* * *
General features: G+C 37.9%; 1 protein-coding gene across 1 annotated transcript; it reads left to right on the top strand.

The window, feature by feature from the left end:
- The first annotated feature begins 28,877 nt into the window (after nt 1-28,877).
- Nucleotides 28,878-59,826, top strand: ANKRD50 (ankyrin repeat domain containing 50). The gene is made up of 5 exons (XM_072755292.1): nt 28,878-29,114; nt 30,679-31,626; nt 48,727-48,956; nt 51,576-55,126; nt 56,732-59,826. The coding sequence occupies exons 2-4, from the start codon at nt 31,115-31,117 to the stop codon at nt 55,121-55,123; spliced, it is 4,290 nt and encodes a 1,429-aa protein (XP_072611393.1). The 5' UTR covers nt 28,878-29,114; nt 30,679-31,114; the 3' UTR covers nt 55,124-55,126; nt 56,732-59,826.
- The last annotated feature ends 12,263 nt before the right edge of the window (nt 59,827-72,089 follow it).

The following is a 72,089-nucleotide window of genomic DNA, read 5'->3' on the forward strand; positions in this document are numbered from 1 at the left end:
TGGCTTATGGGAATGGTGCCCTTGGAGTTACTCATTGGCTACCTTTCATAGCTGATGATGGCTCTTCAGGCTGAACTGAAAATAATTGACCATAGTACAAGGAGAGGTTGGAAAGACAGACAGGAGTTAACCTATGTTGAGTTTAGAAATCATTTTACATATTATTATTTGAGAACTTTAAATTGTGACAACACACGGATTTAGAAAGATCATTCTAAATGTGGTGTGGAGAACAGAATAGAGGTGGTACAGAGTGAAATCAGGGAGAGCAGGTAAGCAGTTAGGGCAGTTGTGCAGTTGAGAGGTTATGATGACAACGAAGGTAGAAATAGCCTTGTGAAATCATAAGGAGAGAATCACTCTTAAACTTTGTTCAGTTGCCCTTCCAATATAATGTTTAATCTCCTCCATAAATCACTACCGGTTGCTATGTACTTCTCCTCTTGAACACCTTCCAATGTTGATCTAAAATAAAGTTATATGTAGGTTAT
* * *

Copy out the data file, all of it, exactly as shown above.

General features: G+C 37.9%; 1 protein-coding gene across 1 annotated transcript; it reads left to right on the top strand.

The window, feature by feature from the left end:
- The first annotated feature begins 28,877 nt into the window (after nt 1-28,877).
- Nucleotides 28,878-59,826, top strand: ANKRD50 (ankyrin repeat domain containing 50). The gene is made up of 5 exons (XM_072755292.1): nt 28,878-29,114; nt 30,679-31,626; nt 48,727-48,956; nt 51,576-55,126; nt 56,732-59,826. The coding sequence occupies exons 2-4, from the start codon at nt 31,115-31,117 to the stop codon at nt 55,121-55,123; spliced, it is 4,290 nt and encodes a 1,429-aa protein (XP_072611393.1). The 5' UTR covers nt 28,878-29,114; nt 30,679-31,114; the 3' UTR covers nt 55,124-55,126; nt 56,732-59,826.
- The last annotated feature ends 12,263 nt before the right edge of the window (nt 59,827-72,089 follow it).

The following is a 72,089-nucleotide window of genomic DNA, read 5'->3' on the forward strand; positions in this document are numbered from 1 at the left end:
TGGCTTATGGGAATGGTGCCCTTGGAGTTACTCATTGGCTACCTTTCATAGCTGATGATGGCTCTTCAGGCTGAACTGAAAATAATTGACCATAGTACAAGGAGAGGTTGGAAAGACAGACAGGAGTTAACCTATGTTGAGTTTAGAAATCATTTTACATATTATTATTTGAGAACTTTAAATTGTGACAACACACGGATTTAGAAAGATCATTCTAAATGTGGTGTGGAGAACAGAATAGAGGTGGTACAGAGTGAAATCAGGGAGAGCAGGTAAGCAGTTAGGGCAGTTGTGCAGTTGAGAGGTTATGATGACAACGAAGGTAGAAATAGCCTTGTGAAATCATAAGGAGAGAATCACTCTTAAACTTTGTTCAGTTGCCCTTCCAATATAATGTTTAATCTCCTCCATAAATCACTACCGGTTGCTATGTACTTCTCCTCTTGAACACCTTCCAATGTTGATCTAAAATAAAGTTATATGTAGGTTAT